Having WASM-defined maps (and why not also devices?) would definitely be one way of harmonizing these points. You could in principle define your maps in anything that can run on the WASM virtual machine, which includes a lot of languages. So you get to use libmapper as glue for whatever WASM-enabled language you prefer, as in point 5. But you would also get the benefits of relying more on code-defined maps, as in point 3. This is exactly what I am trying to suggest, only I would argue may not be any strong conceptual reason to stop at just WASM. We could also have language-embeddings so that you can define maps (and why not also devices?) in pd, faust, lua, javascript, etc. etc.

Your point 4 is very valid. Having lots of language embeddings would mean that we may not always benefit from some of the advantages of point 3, in case there is no network participant that can run your XYZ-lang code. I think in practice this would probably not be a big issue. Whatever our best supported platform is (probably MacOS or Linux), you would just have to run one computer on the network with a single device or monitor (looking at you Webmapper...), and it would be able to pick up all of the unusual embedded languages. But you're absolutely right that this might lead to unpleasant complications.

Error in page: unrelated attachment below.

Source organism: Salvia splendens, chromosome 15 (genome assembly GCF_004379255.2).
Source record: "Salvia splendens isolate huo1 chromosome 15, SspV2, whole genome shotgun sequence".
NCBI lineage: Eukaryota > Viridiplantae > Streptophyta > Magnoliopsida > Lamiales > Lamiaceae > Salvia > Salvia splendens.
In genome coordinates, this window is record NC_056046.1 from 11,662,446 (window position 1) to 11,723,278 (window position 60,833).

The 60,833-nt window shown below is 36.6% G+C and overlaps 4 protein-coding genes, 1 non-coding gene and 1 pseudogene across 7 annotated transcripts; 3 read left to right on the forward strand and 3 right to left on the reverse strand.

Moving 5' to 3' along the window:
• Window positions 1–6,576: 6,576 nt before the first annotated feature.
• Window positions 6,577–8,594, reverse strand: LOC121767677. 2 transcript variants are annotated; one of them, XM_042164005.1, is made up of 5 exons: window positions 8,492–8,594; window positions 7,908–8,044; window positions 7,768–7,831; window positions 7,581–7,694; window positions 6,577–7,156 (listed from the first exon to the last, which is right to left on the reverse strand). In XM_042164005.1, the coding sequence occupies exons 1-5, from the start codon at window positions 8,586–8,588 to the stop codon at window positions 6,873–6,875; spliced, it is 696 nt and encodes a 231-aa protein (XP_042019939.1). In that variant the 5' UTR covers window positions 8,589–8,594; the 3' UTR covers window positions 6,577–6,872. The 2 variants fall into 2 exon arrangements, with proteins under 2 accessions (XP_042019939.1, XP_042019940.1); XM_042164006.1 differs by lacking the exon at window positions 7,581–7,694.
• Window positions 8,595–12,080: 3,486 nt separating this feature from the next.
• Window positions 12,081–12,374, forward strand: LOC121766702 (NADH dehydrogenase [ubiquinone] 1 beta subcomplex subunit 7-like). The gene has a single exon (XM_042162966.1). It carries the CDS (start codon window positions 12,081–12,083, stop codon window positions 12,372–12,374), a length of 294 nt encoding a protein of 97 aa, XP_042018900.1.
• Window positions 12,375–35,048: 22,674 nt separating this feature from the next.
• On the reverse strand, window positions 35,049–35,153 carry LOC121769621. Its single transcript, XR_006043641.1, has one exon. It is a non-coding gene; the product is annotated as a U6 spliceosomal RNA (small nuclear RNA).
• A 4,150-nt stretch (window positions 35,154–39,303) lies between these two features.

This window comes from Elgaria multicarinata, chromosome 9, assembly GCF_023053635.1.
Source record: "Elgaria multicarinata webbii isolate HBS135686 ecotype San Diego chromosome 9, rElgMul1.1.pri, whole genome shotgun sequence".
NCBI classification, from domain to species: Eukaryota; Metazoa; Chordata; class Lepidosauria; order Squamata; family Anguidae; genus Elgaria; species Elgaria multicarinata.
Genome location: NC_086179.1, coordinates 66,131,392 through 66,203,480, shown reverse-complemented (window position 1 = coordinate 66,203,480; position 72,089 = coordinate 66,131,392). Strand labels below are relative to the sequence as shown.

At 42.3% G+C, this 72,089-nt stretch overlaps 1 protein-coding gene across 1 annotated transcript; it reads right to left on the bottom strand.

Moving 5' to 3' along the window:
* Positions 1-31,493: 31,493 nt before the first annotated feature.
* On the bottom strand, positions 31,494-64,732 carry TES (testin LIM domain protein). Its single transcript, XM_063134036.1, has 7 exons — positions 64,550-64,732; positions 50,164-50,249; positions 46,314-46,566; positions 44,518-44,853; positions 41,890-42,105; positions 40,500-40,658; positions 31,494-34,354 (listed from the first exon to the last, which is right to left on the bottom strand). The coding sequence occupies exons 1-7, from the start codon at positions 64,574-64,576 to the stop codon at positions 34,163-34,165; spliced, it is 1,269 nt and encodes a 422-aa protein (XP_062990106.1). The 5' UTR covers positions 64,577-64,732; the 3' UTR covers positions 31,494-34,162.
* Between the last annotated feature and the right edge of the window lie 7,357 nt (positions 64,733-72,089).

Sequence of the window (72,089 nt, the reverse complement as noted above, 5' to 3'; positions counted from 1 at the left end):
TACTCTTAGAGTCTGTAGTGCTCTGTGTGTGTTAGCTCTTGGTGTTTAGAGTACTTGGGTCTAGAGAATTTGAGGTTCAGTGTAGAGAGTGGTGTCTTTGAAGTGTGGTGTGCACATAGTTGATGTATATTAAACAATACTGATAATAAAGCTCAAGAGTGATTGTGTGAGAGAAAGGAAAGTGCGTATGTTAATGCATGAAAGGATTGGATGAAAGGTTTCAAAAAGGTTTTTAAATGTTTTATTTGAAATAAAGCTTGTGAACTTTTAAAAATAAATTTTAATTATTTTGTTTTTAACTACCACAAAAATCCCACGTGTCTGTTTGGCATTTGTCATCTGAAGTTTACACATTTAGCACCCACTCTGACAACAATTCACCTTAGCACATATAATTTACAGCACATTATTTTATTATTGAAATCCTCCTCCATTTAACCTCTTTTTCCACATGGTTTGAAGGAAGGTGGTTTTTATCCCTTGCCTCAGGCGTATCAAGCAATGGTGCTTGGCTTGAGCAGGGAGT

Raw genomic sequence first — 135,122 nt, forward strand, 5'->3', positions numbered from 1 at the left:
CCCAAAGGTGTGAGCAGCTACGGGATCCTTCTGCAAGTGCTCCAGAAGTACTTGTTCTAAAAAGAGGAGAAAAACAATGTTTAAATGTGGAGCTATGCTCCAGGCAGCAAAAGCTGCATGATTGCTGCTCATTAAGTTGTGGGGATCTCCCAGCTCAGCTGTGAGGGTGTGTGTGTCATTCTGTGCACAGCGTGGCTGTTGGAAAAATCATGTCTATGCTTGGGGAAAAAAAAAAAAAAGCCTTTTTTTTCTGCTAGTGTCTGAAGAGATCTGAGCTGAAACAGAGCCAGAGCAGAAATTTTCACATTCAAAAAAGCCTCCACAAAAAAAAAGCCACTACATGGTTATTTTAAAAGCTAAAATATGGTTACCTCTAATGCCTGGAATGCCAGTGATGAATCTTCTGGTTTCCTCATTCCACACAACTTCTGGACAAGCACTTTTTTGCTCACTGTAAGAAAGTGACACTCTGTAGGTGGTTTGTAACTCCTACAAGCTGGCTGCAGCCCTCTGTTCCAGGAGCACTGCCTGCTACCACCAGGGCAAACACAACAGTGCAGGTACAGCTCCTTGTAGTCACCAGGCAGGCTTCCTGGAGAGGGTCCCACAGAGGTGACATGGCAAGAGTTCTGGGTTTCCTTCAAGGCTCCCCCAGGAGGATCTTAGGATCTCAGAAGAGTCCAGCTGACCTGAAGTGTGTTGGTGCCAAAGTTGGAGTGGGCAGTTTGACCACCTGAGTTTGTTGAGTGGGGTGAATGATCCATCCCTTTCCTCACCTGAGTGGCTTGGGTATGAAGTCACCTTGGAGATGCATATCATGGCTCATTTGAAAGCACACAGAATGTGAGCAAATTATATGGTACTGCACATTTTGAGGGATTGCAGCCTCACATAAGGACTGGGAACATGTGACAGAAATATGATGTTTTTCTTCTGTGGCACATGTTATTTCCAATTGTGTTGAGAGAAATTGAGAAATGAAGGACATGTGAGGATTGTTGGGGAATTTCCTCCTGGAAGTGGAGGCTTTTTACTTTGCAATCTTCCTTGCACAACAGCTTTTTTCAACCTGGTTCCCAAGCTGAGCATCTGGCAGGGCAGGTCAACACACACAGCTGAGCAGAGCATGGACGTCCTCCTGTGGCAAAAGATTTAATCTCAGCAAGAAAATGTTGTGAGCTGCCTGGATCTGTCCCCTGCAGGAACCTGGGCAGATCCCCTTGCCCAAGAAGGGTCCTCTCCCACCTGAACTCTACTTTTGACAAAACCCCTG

WASM definitely seems like an appropriate place to start looking for whoever eventually takes up these ideas and tries to make a prototype.